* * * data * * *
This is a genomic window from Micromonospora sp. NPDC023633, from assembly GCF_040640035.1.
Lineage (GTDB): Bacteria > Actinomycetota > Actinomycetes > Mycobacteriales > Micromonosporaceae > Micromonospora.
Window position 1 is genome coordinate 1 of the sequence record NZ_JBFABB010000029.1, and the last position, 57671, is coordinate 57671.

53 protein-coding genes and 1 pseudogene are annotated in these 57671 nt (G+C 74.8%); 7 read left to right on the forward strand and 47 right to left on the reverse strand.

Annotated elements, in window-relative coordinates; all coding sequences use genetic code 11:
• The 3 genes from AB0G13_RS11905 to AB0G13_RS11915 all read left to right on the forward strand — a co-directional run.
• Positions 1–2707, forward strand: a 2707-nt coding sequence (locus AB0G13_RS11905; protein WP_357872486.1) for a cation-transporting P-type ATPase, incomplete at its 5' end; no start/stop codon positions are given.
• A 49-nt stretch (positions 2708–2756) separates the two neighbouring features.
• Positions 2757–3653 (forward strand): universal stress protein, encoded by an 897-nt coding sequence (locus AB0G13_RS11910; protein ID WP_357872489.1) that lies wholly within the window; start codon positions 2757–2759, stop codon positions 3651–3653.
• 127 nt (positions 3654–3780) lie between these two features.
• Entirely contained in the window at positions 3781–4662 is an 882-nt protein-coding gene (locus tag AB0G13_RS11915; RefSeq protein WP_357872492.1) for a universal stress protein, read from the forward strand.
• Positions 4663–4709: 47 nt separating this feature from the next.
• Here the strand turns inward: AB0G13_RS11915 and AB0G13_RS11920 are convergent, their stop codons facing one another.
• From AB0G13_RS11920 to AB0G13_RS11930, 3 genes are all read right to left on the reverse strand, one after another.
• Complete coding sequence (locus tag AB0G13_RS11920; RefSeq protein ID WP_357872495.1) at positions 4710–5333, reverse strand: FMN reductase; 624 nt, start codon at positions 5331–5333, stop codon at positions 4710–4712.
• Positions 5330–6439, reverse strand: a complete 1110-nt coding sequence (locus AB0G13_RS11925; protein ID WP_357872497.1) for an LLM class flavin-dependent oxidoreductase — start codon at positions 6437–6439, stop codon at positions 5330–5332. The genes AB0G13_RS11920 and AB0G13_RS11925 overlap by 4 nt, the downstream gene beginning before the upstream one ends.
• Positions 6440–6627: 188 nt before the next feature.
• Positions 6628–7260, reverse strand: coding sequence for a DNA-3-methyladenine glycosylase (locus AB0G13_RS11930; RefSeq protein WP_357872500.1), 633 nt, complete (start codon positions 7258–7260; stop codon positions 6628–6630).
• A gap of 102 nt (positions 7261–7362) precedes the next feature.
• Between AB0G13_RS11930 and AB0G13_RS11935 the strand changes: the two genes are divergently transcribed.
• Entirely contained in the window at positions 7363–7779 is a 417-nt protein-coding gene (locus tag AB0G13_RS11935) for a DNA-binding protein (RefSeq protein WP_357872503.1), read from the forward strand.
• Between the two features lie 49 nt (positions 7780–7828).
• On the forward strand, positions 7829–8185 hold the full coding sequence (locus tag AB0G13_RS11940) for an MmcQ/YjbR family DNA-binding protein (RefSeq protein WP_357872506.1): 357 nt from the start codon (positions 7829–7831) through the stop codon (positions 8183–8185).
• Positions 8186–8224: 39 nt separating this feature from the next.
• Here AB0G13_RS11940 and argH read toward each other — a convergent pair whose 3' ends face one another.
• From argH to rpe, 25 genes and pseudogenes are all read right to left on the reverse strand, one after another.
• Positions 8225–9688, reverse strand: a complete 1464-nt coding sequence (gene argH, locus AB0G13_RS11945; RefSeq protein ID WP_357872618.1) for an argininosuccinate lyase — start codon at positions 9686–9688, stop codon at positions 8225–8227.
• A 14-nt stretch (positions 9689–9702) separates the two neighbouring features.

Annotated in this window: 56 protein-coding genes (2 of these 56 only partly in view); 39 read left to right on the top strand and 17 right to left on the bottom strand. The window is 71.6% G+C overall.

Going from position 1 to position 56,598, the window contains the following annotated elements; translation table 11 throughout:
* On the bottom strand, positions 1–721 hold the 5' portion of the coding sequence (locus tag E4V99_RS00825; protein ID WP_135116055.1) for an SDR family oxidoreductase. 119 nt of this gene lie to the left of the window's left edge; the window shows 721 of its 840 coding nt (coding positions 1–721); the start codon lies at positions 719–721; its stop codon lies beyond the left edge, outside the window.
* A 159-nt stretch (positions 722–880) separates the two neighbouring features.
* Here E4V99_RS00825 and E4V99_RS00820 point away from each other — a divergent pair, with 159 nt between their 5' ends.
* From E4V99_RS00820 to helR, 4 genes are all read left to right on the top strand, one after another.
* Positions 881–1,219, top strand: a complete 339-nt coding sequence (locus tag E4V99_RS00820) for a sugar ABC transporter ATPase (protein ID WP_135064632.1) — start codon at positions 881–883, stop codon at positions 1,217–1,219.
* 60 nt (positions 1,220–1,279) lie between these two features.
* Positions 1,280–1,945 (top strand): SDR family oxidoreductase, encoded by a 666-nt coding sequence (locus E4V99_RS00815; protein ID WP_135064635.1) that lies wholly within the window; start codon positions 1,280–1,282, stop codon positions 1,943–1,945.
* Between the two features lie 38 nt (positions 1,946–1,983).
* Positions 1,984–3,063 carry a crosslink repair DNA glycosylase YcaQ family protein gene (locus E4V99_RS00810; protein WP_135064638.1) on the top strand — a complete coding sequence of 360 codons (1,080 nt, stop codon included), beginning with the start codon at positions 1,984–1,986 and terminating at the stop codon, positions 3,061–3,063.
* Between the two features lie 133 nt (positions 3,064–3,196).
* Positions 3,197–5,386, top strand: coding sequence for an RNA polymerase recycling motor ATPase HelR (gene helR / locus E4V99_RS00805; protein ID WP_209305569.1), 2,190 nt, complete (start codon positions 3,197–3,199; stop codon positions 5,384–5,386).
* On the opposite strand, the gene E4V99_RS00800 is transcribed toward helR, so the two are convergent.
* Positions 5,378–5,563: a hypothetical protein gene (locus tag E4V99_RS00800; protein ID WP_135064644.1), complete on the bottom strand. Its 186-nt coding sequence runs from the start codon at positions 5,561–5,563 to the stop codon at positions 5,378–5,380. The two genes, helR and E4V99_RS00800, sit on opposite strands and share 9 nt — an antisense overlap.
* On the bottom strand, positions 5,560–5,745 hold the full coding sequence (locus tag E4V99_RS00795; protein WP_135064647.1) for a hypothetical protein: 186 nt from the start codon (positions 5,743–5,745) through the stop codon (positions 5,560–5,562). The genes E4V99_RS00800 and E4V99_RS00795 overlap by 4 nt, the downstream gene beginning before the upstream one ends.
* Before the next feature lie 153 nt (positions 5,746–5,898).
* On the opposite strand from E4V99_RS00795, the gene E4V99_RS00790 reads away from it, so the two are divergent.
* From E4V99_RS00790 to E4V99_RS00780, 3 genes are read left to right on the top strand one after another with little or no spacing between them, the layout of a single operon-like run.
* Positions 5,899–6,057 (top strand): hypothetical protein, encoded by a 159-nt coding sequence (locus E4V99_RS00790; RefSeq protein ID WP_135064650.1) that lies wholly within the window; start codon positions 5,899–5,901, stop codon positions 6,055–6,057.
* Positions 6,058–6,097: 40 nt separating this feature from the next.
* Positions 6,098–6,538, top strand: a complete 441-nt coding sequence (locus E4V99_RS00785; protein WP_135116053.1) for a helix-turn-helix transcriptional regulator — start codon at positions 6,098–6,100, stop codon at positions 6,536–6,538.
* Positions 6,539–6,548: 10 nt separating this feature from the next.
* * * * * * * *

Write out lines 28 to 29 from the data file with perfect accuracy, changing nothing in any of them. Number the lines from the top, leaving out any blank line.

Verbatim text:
• A 14-nt stretch (positions 9689–9702) separates the two neighbouring features.

Annotated in this window: 56 protein-coding genes (2 of these 56 only partly in view); 39 read left to right on the top strand and 17 right to left on the bottom strand. The window is 71.6% G+C overall.